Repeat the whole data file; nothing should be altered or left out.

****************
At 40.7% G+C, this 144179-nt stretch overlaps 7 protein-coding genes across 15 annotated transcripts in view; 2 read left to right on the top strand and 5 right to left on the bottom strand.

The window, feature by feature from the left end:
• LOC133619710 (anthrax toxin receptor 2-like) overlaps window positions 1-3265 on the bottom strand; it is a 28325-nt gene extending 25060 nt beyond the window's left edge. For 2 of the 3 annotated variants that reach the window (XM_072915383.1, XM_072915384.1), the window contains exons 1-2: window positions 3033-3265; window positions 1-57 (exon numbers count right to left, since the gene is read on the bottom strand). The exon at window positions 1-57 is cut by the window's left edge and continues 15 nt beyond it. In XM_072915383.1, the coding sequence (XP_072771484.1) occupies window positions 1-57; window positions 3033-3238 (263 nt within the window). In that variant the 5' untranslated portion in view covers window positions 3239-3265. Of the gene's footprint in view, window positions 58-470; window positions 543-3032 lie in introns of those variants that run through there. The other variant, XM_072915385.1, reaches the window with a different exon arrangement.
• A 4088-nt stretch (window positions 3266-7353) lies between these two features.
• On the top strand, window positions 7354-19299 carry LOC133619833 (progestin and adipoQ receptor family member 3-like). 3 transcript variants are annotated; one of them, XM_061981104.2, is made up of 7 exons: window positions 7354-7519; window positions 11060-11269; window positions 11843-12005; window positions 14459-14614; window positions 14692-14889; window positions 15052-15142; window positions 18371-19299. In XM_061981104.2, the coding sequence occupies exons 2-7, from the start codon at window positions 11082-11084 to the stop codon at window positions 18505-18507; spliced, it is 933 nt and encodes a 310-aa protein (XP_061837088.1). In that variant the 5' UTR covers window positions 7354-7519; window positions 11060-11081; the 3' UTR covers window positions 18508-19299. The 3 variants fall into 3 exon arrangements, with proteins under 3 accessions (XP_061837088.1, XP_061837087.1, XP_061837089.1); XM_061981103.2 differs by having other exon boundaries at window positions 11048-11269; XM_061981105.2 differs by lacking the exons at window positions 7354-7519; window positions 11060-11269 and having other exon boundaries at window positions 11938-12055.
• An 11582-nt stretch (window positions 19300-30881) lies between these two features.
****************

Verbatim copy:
At 40.7% G+C, this 144179-nt stretch overlaps 7 protein-coding genes across 15 annotated transcripts in view; 2 read left to right on the top strand and 5 right to left on the bottom strand.

The window, feature by feature from the left end:
• LOC133619710 (anthrax toxin receptor 2-like) overlaps window positions 1-3265 on the bottom strand; it is a 28325-nt gene extending 25060 nt beyond the window's left edge. For 2 of the 3 annotated variants that reach the window (XM_072915383.1, XM_072915384.1), the window contains exons 1-2: window positions 3033-3265; window positions 1-57 (exon numbers count right to left, since the gene is read on the bottom strand). The exon at window positions 1-57 is cut by the window's left edge and continues 15 nt beyond it. In XM_072915383.1, the coding sequence (XP_072771484.1) occupies window positions 1-57; window positions 3033-3238 (263 nt within the window). In that variant the 5' untranslated portion in view covers window positions 3239-3265. Of the gene's footprint in view, window positions 58-470; window positions 543-3032 lie in introns of those variants that run through there. The other variant, XM_072915385.1, reaches the window with a different exon arrangement.
• A 4088-nt stretch (window positions 3266-7353) lies between these two features.
• On the top strand, window positions 7354-19299 carry LOC133619833 (progestin and adipoQ receptor family member 3-like). 3 transcript variants are annotated; one of them, XM_061981104.2, is made up of 7 exons: window positions 7354-7519; window positions 11060-11269; window positions 11843-12005; window positions 14459-14614; window positions 14692-14889; window positions 15052-15142; window positions 18371-19299. In XM_061981104.2, the coding sequence occupies exons 2-7, from the start codon at window positions 11082-11084 to the stop codon at window positions 18505-18507; spliced, it is 933 nt and encodes a 310-aa protein (XP_061837088.1). In that variant the 5' UTR covers window positions 7354-7519; window positions 11060-11081; the 3' UTR covers window positions 18508-19299. The 3 variants fall into 3 exon arrangements, with proteins under 3 accessions (XP_061837088.1, XP_061837087.1, XP_061837089.1); XM_061981103.2 differs by having other exon boundaries at window positions 11048-11269; XM_061981105.2 differs by lacking the exons at window positions 7354-7519; window positions 11060-11269 and having other exon boundaries at window positions 11938-12055.
• An 11582-nt stretch (window positions 19300-30881) lies between these two features.